In the Aeroplane Over the Sea

February 20, 1998 | Format: MP3

$5.99
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3:06
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4:26
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1:53
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5:14
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Product Details

  • Original Release Date: February 20, 1998
  • Release Date: February 20, 1998
  • Label: Merge Records
  • Total Length: 39:52
  • Genres:
  • ASIN: B000U7SN8O
  • Average Customer Review: 4.6 out of 5 stars  See all reviews (567 customer reviews)
  • Amazon Best Sellers Rank: #804 Paid in Albums (See Top 100 Paid in Albums)

Customer Reviews

4.6 out of 5 stars

Most Helpful Customer Reviews

549 of 594 people found the following review helpful By Amazon Customer on January 16, 2002
Format: Audio CD
Let's pretend, for a moment, that you're listening to Aeroplane for the first time, having heard nothing at all from this alternately praised and despised album. The first thing to notice is the faintly catchy acoustic strumming of "King of Carrot Flowers, part 1". In bursts a slightly nasal voice that was never intended to sing, an odd accompanying wind or brass instrument that strangely matches it, and nonsensical lyrics reminiscent of Syd Barrett but with more sex. Just when you're getting used to this little piece of quirk, Part 2 begins, and a lo-fi electric guitar begins arpeggiating uncertainly. The voice is back, and this time it's nigh-excruciating as singer Jeff Mangum belts out "IIILooooooovveYYOOOOOOOOOUUUUJEEEEEEEEEEEEEEEESUSCHRIIIIIIISSSSTT" in a register far above his capacity. At this point, the listener either runs screaming, never to touch the album again, or (and this is the path you follow) s/he "gets the joke" and bursts into fits of laughter; Mangum sure has balls. Aeroplane gets mentally filed into the "Novelty" section.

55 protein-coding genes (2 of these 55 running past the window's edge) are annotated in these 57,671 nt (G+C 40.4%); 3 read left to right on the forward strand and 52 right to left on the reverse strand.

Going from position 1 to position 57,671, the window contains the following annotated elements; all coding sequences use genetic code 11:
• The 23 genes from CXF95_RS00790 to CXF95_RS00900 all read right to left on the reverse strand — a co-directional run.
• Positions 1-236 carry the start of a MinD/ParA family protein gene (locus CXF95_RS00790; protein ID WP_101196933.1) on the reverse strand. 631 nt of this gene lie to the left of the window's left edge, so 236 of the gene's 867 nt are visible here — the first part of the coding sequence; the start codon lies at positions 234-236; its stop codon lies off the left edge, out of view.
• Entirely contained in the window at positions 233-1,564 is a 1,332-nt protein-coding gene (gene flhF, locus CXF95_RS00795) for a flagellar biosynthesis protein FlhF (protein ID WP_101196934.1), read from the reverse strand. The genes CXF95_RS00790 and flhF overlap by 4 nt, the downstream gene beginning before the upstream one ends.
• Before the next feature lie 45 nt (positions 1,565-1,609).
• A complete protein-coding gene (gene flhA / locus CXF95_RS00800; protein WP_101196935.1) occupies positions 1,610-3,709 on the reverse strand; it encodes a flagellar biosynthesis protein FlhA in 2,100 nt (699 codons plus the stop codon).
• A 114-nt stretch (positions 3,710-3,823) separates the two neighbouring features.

No sooner do you dismiss this act as a good joke than Neutral Milk Hotel shatters the conception by bursting into the dreadfully catchy and piledriving near-punk of Part 3. As a plethora of sounds and instruments clank and whirr along, the band reveals its ace in the hole, a brass band that brings even more of a mad, carnivalesque tenor to the song. Maybe this band can rock after all, you think, however weirdly. Could they possibly be _serious_?